>In the last couple of days a few interesting economic figures have come out that suggest that running an economy is a complex thing.
The most recent figure announced was that unemployment had decreased from 5.7% to 5.4%. To say this is a shock is to put it rather mildly. Economists don’t like being shocked – especially when they have all predicted that the complete opposite would happen.
So they shot the messenger. It was, they argued, all the fault of the Bureau of Statistics – the ABS had got it wrong. Now admittedly there is some weight to their argument. The ABS has decreased the sample size it uses to work out the unemployment figures (due to some rather dumb cutbacks by the Government). But even still, let’s use some perspective. Peter Martin points out
“The ABS standard estimates say we can be 95 per cent confident the true change was somewhere between a drop of 33,300 and a gain of 87,900 people in jobs”.
All statistics have a confidence value and a standard deviation. Maybe this figure is a statistical blip, maybe not. My gut feeling is that the reality is that there was not a rise in employment, but that due to the participation rate falling, the actual unemployed figure hasn’t gone up either (as yet).
But for now these are the only figures we’ve got; so let’s take them for what they say.
And what they say is good.
The other news out today was that the construction industry may be past its worst. The Australian Industry Group’s Construction Index did fall in April, but the fall was slowing and suggested an upturn in the coming months. Especially given the schools funding programs about to kick into gear
Yesterday there was also news that Australia had recorded its largest ever trade surplus – ie the amount of exports we’re earning over the imports we’re buying. Our coal and iron ore exports were holding up quite well. Imports dropped 10% which isn’t actually good because it means we’re not importing materials for construction or products for selling in shops (what we want is imports to grow, but not as much as our exports).
But still, the steadiness of our major exports is very good news.
Then there was the news on Tuesday that the RBA was not dropping interest rates. This is good because it suggests the RBA is not in panic mode, and can see a light at the end of the tunnel. In fact it said as much in the statement it put out:
The global economy contracted further during the first few months of this year. While the near-term outlook remains weak, there are further signs of stabilisation in several countries. The Chinese economy in particular has picked up speed in recent months and many commodity prices have firmed a little. The considerable economic policy stimulus in train in most countries should help contain the downturn and support an eventual recovery.
The final bit of good news was released yesterday and put to bed any doubts about whether or not the December stimulus package (the “cash splash”) had worked.
Retail sales rose 2.2 per cent in seasonally adjusted terms to $19.3 billion in March, this was despite economists expecting it to rise only 05.%. (not a good month for economists’ predictions). The reason why this is so good is that it comes before the second stimulus package was released in April, meaning that people were still spending money gained in December, or at the very least feeling confident enough to spend in anticipation of the April lot of $900s.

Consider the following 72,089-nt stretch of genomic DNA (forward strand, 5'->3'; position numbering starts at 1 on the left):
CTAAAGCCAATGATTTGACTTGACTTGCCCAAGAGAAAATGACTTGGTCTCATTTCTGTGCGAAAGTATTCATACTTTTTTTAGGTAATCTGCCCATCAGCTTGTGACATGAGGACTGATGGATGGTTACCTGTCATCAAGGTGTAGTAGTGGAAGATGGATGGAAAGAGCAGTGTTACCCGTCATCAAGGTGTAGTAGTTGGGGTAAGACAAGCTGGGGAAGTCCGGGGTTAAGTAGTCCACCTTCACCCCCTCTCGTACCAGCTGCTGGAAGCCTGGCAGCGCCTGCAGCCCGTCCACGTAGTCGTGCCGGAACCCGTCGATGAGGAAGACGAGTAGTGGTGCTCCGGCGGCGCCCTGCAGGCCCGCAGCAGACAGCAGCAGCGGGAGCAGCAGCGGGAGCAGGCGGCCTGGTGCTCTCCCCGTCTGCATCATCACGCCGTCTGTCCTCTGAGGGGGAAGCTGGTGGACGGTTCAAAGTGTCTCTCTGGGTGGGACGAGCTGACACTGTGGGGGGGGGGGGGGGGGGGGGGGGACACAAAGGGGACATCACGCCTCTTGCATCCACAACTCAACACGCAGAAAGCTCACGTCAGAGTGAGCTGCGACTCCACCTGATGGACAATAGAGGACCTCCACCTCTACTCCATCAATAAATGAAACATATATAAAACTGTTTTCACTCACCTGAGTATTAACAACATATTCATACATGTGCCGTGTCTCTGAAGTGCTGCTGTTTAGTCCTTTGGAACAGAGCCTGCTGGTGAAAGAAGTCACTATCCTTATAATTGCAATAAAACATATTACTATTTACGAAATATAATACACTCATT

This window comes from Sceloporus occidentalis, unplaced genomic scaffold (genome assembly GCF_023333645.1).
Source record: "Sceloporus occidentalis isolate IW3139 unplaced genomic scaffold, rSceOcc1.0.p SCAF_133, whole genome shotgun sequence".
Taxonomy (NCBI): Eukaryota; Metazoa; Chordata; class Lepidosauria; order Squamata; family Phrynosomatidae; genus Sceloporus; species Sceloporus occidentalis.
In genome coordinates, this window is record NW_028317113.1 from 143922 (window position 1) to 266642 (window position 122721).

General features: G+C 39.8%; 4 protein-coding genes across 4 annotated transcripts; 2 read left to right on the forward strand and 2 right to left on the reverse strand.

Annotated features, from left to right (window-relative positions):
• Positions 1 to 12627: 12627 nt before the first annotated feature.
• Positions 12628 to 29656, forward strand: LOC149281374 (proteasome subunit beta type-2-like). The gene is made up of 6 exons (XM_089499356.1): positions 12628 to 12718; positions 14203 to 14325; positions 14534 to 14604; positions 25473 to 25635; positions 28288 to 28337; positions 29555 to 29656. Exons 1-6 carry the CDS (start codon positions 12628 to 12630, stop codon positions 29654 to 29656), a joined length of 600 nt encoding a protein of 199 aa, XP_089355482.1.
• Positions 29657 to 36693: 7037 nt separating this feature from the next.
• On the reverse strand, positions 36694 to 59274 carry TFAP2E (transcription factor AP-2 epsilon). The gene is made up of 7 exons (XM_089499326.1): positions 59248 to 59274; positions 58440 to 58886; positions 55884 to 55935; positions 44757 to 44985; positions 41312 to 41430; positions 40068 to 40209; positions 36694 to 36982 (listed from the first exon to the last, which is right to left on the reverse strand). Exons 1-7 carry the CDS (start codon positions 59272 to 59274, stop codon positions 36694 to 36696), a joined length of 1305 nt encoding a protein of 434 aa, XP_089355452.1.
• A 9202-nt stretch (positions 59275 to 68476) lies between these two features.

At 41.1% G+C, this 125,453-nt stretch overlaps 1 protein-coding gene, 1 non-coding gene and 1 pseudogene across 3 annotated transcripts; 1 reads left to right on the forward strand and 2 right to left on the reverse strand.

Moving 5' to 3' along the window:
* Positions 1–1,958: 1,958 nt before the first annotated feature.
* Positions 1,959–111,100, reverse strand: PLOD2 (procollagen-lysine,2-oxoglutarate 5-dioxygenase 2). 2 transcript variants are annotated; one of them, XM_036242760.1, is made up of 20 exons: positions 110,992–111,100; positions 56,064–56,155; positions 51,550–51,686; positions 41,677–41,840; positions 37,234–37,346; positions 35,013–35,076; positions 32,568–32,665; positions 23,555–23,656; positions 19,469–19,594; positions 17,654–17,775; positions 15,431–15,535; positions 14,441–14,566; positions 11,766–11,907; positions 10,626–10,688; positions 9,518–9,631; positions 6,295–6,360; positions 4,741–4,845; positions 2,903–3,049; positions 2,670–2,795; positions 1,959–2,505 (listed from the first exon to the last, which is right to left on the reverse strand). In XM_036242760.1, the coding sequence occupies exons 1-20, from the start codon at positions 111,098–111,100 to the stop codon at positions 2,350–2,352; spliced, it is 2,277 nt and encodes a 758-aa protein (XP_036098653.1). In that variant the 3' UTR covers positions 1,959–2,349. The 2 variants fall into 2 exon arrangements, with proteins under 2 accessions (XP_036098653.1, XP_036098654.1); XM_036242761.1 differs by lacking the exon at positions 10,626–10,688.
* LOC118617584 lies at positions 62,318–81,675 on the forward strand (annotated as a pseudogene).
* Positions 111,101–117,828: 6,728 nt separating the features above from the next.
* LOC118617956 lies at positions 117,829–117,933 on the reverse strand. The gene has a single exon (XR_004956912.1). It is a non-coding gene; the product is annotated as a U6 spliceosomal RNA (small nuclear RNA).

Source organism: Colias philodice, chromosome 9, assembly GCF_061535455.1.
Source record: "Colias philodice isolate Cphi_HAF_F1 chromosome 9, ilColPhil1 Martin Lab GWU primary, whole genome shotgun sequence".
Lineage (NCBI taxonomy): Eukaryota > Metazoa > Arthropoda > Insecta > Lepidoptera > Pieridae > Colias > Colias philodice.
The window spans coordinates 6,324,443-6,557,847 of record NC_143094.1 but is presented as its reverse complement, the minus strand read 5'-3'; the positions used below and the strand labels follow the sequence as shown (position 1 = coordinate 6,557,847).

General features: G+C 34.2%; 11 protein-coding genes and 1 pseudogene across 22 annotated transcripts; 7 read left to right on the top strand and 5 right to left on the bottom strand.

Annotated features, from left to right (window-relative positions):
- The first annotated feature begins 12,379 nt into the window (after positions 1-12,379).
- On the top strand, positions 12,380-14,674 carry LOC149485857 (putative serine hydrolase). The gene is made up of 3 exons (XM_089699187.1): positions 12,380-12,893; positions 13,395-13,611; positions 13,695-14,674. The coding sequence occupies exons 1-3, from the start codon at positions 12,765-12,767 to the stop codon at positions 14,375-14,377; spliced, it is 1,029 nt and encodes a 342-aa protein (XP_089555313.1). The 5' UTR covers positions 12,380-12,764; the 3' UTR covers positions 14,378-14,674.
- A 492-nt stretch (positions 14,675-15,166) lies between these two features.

The ABS has a nice little graph that Peter Martin has used to show the impact of the stimulus:
Do you think it was probably going to at best flat line? Yep I agree, though a pessimist would look at what was happening in the rest or the world and think that trend line was about to go down – and sharply.
What the stimulus package did was increase retail sales. And that is exactly what it was put in place to do.
It worked! And it pumped money into the economy effectively.
So the next time a friend of yours tells you about how Rudd threw money at people and it all got saved you can call “bullshit” on them. It was not all saved – far from it. And neither was it all spent in one hit – you know that instant “sugar hit” that is soon forgotten. The spending continued above trend for December, January, February and March. (Which let’s be honest is what you would expect – some people spent the money, others used it to pay off their credit card, and then a month or so later, because their credit card was clean, they went out and spent).
Now your friend can argue that the stimulus should not have been done with cash payouts, but then ask him if he was prepared to wear a flat line, or (more likely) a huge drop in retail sales, and all the job losses that go with it?
Your friend could argue that money should be spent on infrastructure – and he’d be right. Any more stimulus to come should be on mid to long term infrastructure. But the $10b spent on stimulus in December, you should remind your friend, was targeted to work in the short term. It was put in place to keep jobs now, and hopefully keep jobs in place till the mid-term infrastructure measures (you know all those buildings that are about to start happening in schools) kicked in.
And it worked. Without any shadow of a doubt, it worked.
Was it good policy? Well you can debate that all you want. But you can’t argue that it didn’t achieve what it was meant to achieve.
Now look, obviously it is not all plain sailing ahead. On Tuesday it was announced that car sales continue to fall, and job ads are still declining – meaning unemployment will rise.
But so far, the things the Government have done have worked the way they were supposed to. And that’s good news as well.